Mimì and Rodolfo, now a confirmed couple, join up with their friends in the Café Momus in the Latin Quarter. Shopping, street vendors, noise and hustle and bustle. Schaunard buys a trumpet, and Rodolfo buys Mimì a bonnet. Colline has his torn coat sewn up, while Marcello courts a girl. The toy seller Parpignol arrives with a large crowd of children at his heels. Then Musetta, Marcello's former sweetheart, arrives with her wealthy, ageing benefactor, Alcindoro, but she tries to attract the attention of Marcello. As the elderly suitor becomes a burden to Musetta after a while, she attempts to get rid of him, sending him to the cobbler to fix her uncomfortable shoes. Meanwhile, the bohemians' bill is brought out, but by that point they don't have much of any money left, so Musetta cleverly smuggles it over to Alcindoro's plate, also leaving him a short message. Soldiers arrive in a ceremonial march.
Marcello and Musetta are living in a tavern on the outskirts of Paris; they do not have to pay for room and board, since Musetta sings, and Marcello provides paintings. Mimì visits Marcello and requests his help: Rodolfo is always jealous of her and quarrels with her constantly. Marcello has no advice to give her: he only has his own life to bring up as an example: take love lightly, as he does with Musetta. He shows Mimì where Rodolfo is sleeping, after having run away from Mimì after a row earlier that night and seeking refuge here. Mimì makes ready to go, but upon seeing Rodolfo just waking up, she hides herself in order to hear his words.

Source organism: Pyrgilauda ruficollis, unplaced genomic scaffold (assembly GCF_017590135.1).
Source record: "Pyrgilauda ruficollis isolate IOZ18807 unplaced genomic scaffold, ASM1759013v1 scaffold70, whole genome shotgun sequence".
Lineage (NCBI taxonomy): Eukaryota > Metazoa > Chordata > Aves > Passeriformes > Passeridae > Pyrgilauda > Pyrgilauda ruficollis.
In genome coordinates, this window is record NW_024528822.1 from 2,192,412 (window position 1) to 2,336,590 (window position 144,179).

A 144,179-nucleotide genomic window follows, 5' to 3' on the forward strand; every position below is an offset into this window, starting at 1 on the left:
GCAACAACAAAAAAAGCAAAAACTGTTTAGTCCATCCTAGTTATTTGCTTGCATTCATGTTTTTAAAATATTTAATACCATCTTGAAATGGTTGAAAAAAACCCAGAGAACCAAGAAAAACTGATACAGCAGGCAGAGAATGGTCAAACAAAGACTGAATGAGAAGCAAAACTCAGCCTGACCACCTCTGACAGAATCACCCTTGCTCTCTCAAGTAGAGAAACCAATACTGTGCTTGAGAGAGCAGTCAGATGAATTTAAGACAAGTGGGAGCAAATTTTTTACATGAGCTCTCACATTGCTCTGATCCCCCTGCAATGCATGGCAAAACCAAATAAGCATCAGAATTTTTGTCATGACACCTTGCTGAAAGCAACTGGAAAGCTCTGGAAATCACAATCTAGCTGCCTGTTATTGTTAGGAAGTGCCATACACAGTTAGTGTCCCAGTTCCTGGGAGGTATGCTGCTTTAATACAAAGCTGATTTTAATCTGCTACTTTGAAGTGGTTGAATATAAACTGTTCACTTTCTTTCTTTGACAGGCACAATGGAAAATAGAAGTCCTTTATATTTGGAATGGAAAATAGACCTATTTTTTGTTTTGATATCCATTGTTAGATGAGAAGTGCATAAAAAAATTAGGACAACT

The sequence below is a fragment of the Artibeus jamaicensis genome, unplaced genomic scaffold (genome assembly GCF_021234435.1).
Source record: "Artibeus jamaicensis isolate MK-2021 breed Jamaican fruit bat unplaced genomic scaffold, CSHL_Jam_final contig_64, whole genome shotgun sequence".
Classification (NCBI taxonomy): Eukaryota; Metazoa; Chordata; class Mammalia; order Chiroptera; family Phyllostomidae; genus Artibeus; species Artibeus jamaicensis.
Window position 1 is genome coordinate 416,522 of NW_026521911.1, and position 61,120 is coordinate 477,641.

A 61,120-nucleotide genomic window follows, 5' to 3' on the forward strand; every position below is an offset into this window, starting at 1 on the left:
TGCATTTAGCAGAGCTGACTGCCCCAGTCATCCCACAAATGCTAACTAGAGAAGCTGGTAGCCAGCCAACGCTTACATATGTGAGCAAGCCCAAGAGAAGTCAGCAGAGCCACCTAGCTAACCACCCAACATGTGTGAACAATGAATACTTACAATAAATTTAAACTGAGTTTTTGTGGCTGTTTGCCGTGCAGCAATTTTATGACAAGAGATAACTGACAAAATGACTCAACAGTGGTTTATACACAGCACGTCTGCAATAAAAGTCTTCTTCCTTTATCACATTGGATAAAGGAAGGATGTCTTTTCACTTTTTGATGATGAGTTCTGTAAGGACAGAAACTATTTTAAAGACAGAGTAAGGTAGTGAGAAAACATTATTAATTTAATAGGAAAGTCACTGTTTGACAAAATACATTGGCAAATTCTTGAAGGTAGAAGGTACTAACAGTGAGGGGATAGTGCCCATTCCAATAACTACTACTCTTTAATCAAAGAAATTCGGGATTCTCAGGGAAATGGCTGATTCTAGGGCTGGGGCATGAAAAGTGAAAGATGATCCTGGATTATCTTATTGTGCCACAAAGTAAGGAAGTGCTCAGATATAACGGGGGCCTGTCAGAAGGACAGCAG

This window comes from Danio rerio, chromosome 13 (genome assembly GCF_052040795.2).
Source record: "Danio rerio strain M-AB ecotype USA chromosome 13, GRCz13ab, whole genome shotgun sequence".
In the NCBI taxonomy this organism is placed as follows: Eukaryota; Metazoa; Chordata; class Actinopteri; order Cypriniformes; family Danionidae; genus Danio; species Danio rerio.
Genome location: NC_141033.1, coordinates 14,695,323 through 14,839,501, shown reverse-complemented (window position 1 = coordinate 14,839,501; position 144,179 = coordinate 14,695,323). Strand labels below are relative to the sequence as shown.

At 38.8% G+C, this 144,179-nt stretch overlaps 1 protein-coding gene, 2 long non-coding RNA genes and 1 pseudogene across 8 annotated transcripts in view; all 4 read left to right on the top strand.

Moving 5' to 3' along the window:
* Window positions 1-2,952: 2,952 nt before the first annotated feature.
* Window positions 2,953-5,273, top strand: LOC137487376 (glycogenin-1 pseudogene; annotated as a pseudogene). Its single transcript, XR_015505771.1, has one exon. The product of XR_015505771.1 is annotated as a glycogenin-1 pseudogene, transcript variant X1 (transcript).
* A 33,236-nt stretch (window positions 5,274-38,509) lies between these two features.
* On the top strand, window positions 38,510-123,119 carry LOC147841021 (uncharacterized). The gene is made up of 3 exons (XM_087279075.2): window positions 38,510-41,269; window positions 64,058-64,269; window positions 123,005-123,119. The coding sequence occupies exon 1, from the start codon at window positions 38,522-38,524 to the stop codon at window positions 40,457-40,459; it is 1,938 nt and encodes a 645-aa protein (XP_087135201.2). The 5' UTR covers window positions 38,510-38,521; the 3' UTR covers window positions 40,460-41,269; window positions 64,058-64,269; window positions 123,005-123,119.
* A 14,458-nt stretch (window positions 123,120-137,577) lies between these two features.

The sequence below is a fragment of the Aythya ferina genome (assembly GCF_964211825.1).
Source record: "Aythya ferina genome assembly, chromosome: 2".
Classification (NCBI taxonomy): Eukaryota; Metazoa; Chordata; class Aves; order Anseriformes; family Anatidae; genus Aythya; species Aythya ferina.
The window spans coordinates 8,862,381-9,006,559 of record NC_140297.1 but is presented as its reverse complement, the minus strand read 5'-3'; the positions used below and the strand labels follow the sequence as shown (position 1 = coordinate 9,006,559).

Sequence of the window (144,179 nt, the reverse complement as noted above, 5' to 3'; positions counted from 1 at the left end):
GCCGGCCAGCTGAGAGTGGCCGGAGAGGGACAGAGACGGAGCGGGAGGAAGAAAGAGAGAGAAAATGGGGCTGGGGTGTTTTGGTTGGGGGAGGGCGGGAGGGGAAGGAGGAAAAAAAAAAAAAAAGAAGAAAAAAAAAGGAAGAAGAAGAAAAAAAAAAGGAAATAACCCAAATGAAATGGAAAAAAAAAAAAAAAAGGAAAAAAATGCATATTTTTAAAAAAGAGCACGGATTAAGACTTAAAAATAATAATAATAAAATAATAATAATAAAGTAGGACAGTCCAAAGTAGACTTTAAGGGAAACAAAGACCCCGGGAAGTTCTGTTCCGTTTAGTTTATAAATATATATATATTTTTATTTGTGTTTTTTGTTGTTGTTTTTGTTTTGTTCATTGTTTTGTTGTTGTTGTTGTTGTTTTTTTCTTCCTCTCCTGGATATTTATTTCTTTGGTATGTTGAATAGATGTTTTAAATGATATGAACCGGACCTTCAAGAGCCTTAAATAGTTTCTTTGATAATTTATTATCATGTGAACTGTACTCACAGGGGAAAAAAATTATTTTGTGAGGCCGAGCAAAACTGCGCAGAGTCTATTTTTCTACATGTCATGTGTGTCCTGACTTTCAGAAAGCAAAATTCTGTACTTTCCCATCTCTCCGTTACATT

Rodolfo tells Marcelo that he wants to break up with Mimì, and the real cause is not jealousy, but Mimì's incurable illness and his own fear and feelings of shame. Mimì's condition is deteriorating rapidly. He blames himself because he is unable to provide her with the circumstances that she needs. Mimì hear his words clearly. When her weeping is choked by a coughing fit, Rodolfo notices her and realizes that the girl has heard every word he said. Mimì remains alone with her beloved, brokenly bidding farewell, but they nevertheless decide to remain together until spring.
We are back in the garret: Rodolfo and Marcello are trying to work, but to no avail, as their thoughts all revolve around their sweethearts. Schaunard and Colline put out some food, quickly making the atmosphere more cheerful. But this does not last long: Musetta arrives and desperately announces that Mimì, weakened by illness, can hardly make it up the stairs. Rodolfo and Marcello rush forward and lay her on the bed. Everyone surrounds the girl with love. Mimì wishes to await death with Rodolfo beside her. All she wants is a muff so that her hands won't be so cold. Musette rushes off to sell her jewelry so that she can buy one for her, while Marcello quickly pawns his recently returned coat so that they can call the doctor. Rodolfo and Mimì remain alone together and re-live their first encounter. Musetta arrives with the muff, but the girl can only enjoy it for a short time: her life will soon be over. Her death is so calm that for a moment none of them notice it. When they do, Rodolfo cries out her name in anguish.
"I did not mind at all that [Damiano Michieletto’s] ideas are much more appropriately described as endearing rather than astonishing. It emphasises neither the visuals nor ambiguous reinterpretations, nor does it update or abstract the plot.”
Eszter Veronika Kiss, mno.hu